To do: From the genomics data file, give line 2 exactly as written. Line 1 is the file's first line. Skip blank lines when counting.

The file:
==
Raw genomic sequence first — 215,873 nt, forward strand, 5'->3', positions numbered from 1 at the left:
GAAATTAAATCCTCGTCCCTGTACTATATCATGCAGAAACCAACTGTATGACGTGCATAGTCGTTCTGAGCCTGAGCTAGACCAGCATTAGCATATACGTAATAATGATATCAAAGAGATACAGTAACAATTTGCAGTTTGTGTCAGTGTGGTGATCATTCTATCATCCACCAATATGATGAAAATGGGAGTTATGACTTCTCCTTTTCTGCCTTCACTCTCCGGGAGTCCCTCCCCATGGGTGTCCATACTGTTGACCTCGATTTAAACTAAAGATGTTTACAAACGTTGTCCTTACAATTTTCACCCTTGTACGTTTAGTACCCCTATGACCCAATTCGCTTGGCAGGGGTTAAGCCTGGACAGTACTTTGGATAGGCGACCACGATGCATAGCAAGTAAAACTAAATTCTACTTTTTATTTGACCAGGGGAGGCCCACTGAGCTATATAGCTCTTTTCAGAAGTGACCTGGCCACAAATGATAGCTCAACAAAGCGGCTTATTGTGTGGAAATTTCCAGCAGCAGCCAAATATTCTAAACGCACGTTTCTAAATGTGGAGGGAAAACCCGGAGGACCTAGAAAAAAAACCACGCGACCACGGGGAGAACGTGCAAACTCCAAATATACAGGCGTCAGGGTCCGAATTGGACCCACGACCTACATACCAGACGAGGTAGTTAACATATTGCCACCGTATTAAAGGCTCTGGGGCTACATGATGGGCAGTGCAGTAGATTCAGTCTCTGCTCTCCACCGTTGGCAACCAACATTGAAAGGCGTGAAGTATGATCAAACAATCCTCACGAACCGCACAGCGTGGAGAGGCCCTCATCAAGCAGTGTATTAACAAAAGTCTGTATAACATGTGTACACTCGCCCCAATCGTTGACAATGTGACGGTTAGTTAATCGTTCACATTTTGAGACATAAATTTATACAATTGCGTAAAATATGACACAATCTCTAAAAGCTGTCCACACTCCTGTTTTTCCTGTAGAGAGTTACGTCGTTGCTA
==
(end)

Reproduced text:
GAAATTAAATCCTCGTCCCTGTACTATATCATGCAGAAACCAACTGTATGACGTGCATAGTCGTTCTGAGCCTGAGCTAGACCAGCATTAGCATATACGTAATAATGATATCAAAGAGATACAGTAACAATTTGCAGTTTGTGTCAGTGTGGTGATCATTCTATCATCCACCAATATGATGAAAATGGGAGTTATGACTTCTCCTTTTCTGCCTTCACTCTCCGGGAGTCCCTCCCCATGGGTGTCCATACTGTTGACCTCGATTTAAACTAAAGATGTTTACAAACGTTGTCCTTACAATTTTCACCCTTGTACGTTTAGTACCCCTATGACCCAATTCGCTTGGCAGGGGTTAAGCCTGGACAGTACTTTGGATAGGCGACCACGATGCATAGCAAGTAAAACTAAATTCTACTTTTTATTTGACCAGGGGAGGCCCACTGAGCTATATAGCTCTTTTCAGAAGTGACCTGGCCACAAATGATAGCTCAACAAAGCGGCTTATTGTGTGGAAATTTCCAGCAGCAGCCAAATATTCTAAACGCACGTTTCTAAATGTGGAGGGAAAACCCGGAGGACCTAGAAAAAAAACCACGCGACCACGGGGAGAACGTGCAAACTCCAAATATACAGGCGTCAGGGTCCGAATTGGACCCACGACCTACATACCAGACGAGGTAGTTAACATATTGCCACCGTATTAAAGGCTCTGGGGCTACATGATGGGCAGTGCAGTAGATTCAGTCTCTGCTCTCCACCGTTGGCAACCAACATTGAAAGGCGTGAAGTATGATCAAACAATCCTCACGAACCGCACAGCGTGGAGAGGCCCTCATCAAGCAGTGTATTAACAAAAGTCTGTATAACATGTGTACACTCGCCCCAATCGTTGACAATGTGACGGTTAGTTAATCGTTCACATTTTGAGACATAAATTTATACAATTGCGTAAAATATGACACAATCTCTAAAAGCTGTCCACACTCCTGTTTTTCCTGTAGAGAGTTACGTCGTTGCTA